"...This play, an auspicious opening of TimeLine’s 22nd season, is guided by Vanessa Stalling, a director known for her poignant, Jeff Award-winning productions all over Chicago. It speaks well of this theatre company that every cast member, as well as the director, are making their TimeLine debuts. Ms. Stalling has infused her presentation with life, authentic humanity and unpretentious sensitivity. It’s impossible not to become engaged in this brilliant production without finding empathy with every character. That’s the gift that Ms. Stalling brings to theatergoers: she brings Barbara Lebow’s impressive, inspirational play to Chicago, and makes it feel timely and brand new once again."
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Colin Douglas

Chicagoland Theater Reviews- Highly Recommended

"...Whenever there is a production this sensitive and moving, the audience can look to the director for commendation. Vanessa Stalling gets the props for orchestrating a staging that clearly presents a narrative that switches back and forth in time and place. There is no emotional manipulation in Stallings’ staging but plenty of truth and honesty. The second act does lurch a bit in reaching repeated emotional climaxes, but that’s on the author and not the director."
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Dan Zeff

The Fourth Walsh- Highly Recommended

"...Lebow’s story pieces together the past and the present. The Weiss family searches for understanding, forgiveness and love in the aftermath of a genocide. Although the holocaust is ever-present, an exchange about lists is particularly heart-wrenching, this play is about what happened to a pretty girl. And her story is powerful. A SHAYNA MAIDEL is like sitting in the living room of an estranged family and watching as they learn how to be a family again. Survivor’s guilt and hope is equally palpable."
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Katy Walsh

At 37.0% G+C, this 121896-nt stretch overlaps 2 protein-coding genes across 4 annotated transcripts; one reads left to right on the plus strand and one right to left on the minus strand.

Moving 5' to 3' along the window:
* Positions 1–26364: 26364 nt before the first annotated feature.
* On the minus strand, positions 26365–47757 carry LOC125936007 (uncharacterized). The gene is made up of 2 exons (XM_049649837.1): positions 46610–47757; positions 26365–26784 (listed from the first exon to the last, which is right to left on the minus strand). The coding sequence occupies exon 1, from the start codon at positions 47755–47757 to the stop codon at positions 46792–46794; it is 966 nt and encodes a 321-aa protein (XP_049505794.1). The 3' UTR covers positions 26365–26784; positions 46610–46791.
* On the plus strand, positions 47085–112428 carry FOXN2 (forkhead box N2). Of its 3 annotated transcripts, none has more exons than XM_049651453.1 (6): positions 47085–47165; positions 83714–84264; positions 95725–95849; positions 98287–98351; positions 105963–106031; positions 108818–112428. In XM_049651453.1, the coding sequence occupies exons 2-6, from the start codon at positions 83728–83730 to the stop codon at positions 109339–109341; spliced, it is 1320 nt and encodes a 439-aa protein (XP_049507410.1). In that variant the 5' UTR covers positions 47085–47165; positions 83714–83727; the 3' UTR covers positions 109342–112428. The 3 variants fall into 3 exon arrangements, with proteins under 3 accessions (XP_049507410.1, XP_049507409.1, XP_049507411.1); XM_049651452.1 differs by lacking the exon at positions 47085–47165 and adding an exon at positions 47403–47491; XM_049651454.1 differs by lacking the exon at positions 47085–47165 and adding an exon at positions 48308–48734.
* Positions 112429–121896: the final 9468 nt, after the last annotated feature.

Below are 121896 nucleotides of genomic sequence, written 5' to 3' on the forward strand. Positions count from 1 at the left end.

Third Coast Review- Highly Recommended

"...A Shayna Maidel (Yiddish for a pretty girl) is skillfully directed by Vanessa Stalling, with careful attention to the present turmoils and wrenching memories of the main characters. Mordecai Weiss (Charles Stransky) and his 4-year-old daughter Rose left Poland before the Nazi takeover of Europe, leaving behind Mama and older sister Lusia. Mama, like most European Jews who were not able to leave, did not survive. The survivors and their relatives found it difficult to reunite."
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Nancy Bishop

The Hawk Chicago- Highly Recommended

"...Yet the play's overall themes and the cast's performances are ones which resonate long after leaving the theatre. You'll leave contemplating life's near-misses. You'll leave grappling with immigration policies, those that separate families, likes our characters', 'temporarily.' You'll leave hearing the echoes of your ancestors and questioning the significance of where, with whom, and with what resources one is raised. You'll leave asking yourself what's most important to you, what you would save and hold on to if the world around you ever crumbled. It's, as the best productions are, an experience with lasting effects."
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Emily Schmidt

Chicago Theater and Arts- Highly Recommended

"...The six member cast is stellar. But Emily Berman as Lusia steals the show exhibiting two different personalities as a happy newlywed before the war and a scarred and flawed survivor afterwards."
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Mira Temkin

Chicago On Stage- Highly Recommended

"...In an era when Nazis and white supremacists have gained influence in American culture and politics, when more than 20% of Millennials have no clue what the Holocaust was and a not insignificant number deny it ever happened, when we are adopting a hard-line policy on immigration that targets specific groups of people and even rips children from their mothers’ arms, it seems on the surface that the lessons learned from World War II have faded from the forefront of our joint understanding. How fitting, then, that Timeline Theatre has chosen to revive the 1984 drama A Shayna Maidel, which serves as a reminder both of the devastation that faced European Jews in the 30s and 40s and that these horrors did not happen to faceless people; they happened to families."
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Karen Topham

Picture This Post- Recommended

"...Despite the uneven storytelling, A SHAYNA MAIDEL delivers some deeply affecting moments. And anyone seeking a play in which sensitive women grapple with major issues will find substance in Rose and Lusia’s emerging relationship. Together, they make up for what their father has missed amid the bounty of America: taking two pieces of bread and relishing the sandwich of life."
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Susan Lieberman